People’s concern for the world climate, combined with calls for taking responsibility for the environment are currently on everyone’s lips. World Food Day also plays into this concern. It is observed every year on 16 October and draws attention to the fact that millions of people suffer from malnutrition.

The Food and Agriculture Organisation of the United Nations (FAO) estimates that more than 820 million people worldwide suffer from hunger, food insecurity, and malnutrition. That is one in nine people, most of them in Asia and Africa. Every year about 9 million people die of starvation; that is more than the combined deaths from HIV/Aids, malaria, and tuberculosis.

As always, those most at risk are children and women. UNICEF, the United Nations International Children’s Emergency Fund, reports that one in three children under five is ill and not growing well because of malnutrition—a total of some 200 million children.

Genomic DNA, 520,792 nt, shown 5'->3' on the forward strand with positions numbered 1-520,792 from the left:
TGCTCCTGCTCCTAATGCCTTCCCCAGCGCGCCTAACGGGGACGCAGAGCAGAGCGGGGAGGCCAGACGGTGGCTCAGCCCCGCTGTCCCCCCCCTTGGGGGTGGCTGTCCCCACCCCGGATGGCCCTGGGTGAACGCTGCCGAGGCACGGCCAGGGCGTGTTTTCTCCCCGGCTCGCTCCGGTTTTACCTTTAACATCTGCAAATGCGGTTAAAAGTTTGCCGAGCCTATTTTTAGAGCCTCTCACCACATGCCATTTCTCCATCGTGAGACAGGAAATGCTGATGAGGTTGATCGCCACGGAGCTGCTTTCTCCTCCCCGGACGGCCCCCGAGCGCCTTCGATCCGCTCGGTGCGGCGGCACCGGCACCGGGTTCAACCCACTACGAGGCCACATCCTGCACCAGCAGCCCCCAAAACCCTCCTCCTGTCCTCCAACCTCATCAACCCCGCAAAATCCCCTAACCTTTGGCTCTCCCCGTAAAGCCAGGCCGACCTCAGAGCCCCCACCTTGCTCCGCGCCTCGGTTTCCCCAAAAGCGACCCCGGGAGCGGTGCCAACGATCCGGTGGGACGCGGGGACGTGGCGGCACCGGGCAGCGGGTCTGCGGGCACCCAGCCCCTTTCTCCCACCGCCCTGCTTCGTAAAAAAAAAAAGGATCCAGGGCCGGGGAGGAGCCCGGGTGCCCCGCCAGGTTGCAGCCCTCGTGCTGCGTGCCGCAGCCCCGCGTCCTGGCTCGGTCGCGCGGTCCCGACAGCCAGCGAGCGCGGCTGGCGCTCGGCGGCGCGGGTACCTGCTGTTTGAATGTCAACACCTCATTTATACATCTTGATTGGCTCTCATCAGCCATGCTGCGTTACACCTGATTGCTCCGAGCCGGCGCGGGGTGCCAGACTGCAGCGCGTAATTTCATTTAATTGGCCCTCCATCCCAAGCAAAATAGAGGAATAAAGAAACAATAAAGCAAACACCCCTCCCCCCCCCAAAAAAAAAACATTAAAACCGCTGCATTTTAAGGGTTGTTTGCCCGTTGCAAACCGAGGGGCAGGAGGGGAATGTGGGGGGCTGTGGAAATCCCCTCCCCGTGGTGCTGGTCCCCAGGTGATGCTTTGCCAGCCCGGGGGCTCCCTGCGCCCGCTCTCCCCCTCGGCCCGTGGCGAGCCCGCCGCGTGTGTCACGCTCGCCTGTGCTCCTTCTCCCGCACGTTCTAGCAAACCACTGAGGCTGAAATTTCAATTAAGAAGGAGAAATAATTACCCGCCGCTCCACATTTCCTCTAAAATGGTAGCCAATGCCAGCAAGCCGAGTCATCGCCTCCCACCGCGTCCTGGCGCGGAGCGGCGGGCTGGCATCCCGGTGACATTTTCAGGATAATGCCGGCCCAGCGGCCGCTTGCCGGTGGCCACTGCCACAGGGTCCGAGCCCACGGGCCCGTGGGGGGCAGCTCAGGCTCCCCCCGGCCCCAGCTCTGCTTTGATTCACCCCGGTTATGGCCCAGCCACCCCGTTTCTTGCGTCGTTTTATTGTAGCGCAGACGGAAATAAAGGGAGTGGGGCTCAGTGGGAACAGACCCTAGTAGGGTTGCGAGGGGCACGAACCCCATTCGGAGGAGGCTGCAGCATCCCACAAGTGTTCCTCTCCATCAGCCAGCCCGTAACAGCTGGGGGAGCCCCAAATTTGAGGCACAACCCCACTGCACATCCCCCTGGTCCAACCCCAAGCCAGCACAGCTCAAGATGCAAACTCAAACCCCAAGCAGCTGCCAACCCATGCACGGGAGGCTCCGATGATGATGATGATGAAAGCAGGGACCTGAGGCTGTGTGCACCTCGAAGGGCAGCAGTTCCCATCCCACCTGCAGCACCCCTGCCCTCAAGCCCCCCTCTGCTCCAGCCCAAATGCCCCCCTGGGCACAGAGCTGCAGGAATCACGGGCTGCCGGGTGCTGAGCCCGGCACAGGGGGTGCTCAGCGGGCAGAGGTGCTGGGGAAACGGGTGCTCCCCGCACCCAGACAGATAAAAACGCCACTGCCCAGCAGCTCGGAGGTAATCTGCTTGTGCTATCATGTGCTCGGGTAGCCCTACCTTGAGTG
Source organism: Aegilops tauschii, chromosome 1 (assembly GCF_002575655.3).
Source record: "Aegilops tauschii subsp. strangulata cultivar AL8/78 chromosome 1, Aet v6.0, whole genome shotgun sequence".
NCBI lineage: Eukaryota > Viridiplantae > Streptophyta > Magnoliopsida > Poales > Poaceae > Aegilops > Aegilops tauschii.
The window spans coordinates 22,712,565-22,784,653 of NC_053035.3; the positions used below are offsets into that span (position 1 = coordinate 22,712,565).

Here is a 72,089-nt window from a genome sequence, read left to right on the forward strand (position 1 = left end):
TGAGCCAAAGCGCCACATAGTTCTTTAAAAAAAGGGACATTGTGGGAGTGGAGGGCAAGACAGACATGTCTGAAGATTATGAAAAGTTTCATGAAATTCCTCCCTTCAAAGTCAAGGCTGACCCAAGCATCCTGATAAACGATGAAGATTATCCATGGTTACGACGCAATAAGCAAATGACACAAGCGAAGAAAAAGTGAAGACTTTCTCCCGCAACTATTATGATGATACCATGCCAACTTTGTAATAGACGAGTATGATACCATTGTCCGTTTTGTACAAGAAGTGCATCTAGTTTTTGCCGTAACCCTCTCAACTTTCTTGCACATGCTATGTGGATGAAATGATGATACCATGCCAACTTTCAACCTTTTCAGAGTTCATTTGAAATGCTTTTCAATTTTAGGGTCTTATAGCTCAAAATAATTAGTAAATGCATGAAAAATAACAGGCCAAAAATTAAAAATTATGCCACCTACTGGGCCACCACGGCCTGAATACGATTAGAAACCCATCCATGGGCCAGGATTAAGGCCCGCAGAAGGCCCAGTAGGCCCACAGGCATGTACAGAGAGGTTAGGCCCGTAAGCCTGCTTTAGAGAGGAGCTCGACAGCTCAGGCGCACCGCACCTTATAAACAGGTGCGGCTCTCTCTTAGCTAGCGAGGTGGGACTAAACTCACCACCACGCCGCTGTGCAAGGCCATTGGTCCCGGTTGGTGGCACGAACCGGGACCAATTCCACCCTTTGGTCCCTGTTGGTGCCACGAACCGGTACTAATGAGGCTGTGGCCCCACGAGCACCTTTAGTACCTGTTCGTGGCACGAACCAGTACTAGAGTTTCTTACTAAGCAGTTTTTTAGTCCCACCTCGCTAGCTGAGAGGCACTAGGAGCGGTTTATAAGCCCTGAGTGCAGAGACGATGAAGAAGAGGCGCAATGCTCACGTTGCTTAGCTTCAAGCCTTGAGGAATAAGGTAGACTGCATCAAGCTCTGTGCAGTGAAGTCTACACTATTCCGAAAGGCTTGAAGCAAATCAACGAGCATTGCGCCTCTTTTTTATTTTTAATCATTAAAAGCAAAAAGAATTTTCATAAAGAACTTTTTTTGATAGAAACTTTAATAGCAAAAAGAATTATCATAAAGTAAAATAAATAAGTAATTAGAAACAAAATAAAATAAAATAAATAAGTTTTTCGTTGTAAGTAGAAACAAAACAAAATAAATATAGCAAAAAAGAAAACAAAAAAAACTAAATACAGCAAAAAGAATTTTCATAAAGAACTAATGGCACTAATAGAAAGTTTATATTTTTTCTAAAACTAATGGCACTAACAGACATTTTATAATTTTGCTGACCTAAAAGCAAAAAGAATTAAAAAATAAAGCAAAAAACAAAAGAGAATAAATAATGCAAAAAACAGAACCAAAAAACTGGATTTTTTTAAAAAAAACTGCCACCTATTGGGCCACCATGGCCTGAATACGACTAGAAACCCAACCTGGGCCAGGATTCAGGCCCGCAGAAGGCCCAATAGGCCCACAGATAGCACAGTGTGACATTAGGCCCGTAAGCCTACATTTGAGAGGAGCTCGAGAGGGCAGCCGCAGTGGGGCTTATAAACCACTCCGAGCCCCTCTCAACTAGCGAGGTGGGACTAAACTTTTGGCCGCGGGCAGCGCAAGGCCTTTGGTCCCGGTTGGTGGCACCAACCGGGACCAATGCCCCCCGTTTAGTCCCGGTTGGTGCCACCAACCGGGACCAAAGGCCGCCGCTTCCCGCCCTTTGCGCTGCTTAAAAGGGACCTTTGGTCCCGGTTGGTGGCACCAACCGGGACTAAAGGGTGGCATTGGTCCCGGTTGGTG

“Let’s not forget the many millions of people who go hungry every day! Anyone who is grateful for what God gives him will not simply be indifferent to the suffering of others,” says District Apostle Michael Ehrich from the District Church Southern Germany. The Church’s own charity, human aktiv, regularly provides for people suffering from hunger-related causes at home and abroad.

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